Dupuis, Eric D., Momen, Ayyoub Mehdizadeh, Patel, Viral K., and Shahab, Shima. Electroelastic investigation of drying rate in the direct contact ultrasonic fabric dewatering process. United States: N. p., 2018. Web. doi:10.1016/j.apenergy.2018.10.100.
Dupuis, Eric D., Momen, Ayyoub Mehdizadeh, Patel, Viral K., & Shahab, Shima. Electroelastic investigation of drying rate in the direct contact ultrasonic fabric dewatering process. United States. doi:10.1016/j.apenergy.2018.10.100.
Dupuis, Eric D., Momen, Ayyoub Mehdizadeh, Patel, Viral K., and Shahab, Shima. Tue . "Electroelastic investigation of drying rate in the direct contact ultrasonic fabric dewatering process". United States. doi:10.1016/j.apenergy.2018.10.100.
@article{osti_1481701,
title = {Electroelastic investigation of drying rate in the direct contact ultrasonic fabric dewatering process},
author = {Dupuis, Eric D. and Momen, Ayyoub Mehdizadeh and Patel, Viral K. and Shahab, Shima},
abstractNote = {Ultrasonic vibrations, used to atomize liquids into a fine mist, are a promising solution for the future of efficient clothes drying technology. The world’s first ultrasonic dryer—demonstrated by researchers at Oak Ridge National Laboratory—successfully applies the scientific principles behind ultrasonic drying, and several working prototypes have been demonstrated. This technology is based on direct mechanical coupling between mesh piezoelectric transducers and wet fabric. During the atomization process, vertical oscillations of a contained liquid, called Faraday excitations, result in the formation of standing waves on the liquid surface. At increasing amplitudes and frequencies of oscillation, wave peaks become extended and form “necks” connecting small secondary droplets to the bulk liquid. When the oscillation reaches an acceleration threshold, the droplet momentum is sufficient to break the surface tension of the neck and enable the droplets to travel away from the liquid. In this work, we investigate the atomization process using an ultrasonic transducer as it pertains to moisture retained within a fabric. An experimentally validated electromechanical analytical-numerical model is proposed. This model bridges the vibrations of a piezoelectric mesh transducer to the critical acceleration needed for fabric drying to occur. Then, the drying rate model is developed, consisting of an initial nonlinear region due to atomization, followed by a linear thermal evaporation region. The models developed identify the influence of key parameters on ultrasonic drying and will aid in improving atomizer design for efficient, timely fabric drying. This study is the first proposed model for the ultrasonic atomization of fabrics saturated with water, applicable to any type of transducer. The results present a non-dimensional equation for the ultrasonic dewatering of fabrics, dependent only on transducer acceleration and the surface area of the cloth. Furthermore, the development of this technology using the proposed physical models will allow for global reductions in electrical demand related to clothes drying.},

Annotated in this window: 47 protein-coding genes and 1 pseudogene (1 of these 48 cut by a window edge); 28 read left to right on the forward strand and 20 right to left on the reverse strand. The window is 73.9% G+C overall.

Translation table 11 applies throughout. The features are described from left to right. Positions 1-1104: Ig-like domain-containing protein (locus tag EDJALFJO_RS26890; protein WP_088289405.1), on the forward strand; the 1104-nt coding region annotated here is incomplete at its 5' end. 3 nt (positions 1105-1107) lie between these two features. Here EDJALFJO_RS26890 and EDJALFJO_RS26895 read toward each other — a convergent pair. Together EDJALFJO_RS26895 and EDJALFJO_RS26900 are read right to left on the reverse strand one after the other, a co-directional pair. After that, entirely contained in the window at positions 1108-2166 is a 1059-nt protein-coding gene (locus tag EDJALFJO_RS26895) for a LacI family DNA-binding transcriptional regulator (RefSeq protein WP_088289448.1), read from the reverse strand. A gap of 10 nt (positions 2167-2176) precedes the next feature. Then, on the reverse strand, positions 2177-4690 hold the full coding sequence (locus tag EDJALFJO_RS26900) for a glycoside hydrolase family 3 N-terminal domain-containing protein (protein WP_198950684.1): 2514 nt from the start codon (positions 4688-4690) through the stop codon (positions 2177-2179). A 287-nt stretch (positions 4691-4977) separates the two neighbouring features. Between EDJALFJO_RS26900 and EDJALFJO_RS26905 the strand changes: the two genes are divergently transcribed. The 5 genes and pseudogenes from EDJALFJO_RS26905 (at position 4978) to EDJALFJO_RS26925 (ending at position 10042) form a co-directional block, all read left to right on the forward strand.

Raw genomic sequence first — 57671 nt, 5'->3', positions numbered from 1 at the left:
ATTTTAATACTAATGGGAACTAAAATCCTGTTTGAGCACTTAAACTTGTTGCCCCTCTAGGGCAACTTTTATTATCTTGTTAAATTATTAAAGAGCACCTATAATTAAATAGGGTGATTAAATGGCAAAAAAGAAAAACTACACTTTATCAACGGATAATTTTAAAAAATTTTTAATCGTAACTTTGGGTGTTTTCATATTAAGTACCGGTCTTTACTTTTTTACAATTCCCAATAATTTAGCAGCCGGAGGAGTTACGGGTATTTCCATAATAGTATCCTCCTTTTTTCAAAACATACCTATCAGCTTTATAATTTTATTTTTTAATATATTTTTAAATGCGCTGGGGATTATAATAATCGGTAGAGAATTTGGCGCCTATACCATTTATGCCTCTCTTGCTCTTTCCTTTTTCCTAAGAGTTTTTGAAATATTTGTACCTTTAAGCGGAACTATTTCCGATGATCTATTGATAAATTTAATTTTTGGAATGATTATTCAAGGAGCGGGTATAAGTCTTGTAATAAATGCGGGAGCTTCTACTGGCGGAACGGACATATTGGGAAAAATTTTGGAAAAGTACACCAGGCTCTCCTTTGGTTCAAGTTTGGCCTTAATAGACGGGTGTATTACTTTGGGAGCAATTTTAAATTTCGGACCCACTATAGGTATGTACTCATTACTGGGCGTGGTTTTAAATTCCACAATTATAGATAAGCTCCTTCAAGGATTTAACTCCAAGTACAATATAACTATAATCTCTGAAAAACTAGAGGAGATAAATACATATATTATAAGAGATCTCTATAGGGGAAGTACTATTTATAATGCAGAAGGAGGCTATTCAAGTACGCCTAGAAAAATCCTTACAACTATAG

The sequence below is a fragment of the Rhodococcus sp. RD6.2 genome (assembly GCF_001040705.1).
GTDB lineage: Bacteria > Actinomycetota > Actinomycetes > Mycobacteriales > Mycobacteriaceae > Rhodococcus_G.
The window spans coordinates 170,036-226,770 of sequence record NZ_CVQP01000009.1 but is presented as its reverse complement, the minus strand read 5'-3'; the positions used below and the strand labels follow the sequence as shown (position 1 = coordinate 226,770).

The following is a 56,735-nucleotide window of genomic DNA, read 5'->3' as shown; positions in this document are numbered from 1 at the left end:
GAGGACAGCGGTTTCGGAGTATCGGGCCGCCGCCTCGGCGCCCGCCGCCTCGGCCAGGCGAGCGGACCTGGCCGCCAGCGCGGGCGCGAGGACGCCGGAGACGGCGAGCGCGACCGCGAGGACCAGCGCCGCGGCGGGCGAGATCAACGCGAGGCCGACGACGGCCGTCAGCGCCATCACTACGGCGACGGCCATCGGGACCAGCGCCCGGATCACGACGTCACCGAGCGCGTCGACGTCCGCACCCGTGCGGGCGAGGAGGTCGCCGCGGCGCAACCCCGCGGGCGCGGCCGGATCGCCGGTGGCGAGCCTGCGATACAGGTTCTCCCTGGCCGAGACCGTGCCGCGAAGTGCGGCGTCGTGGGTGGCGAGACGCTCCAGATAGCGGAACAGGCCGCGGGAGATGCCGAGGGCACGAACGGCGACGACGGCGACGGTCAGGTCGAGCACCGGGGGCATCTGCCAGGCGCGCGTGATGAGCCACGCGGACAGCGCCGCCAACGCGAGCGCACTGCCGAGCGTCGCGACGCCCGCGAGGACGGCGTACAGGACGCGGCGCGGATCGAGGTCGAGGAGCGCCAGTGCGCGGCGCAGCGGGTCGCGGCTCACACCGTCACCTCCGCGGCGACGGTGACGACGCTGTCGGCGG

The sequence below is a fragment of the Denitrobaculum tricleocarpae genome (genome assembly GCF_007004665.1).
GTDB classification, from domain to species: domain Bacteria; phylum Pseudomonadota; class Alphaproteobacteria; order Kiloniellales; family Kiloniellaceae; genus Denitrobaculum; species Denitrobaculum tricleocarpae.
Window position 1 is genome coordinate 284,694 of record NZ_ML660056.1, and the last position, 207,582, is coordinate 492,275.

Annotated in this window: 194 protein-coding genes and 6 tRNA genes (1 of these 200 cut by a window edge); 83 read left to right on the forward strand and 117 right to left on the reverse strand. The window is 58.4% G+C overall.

doi = {10.1016/j.apenergy.2018.10.100},
journal = {Applied Energy},
issn = {0306-2619},
number = C,
volume = 235,
place = {United States},
year = {2018},
month = {11}
}

Journal Article: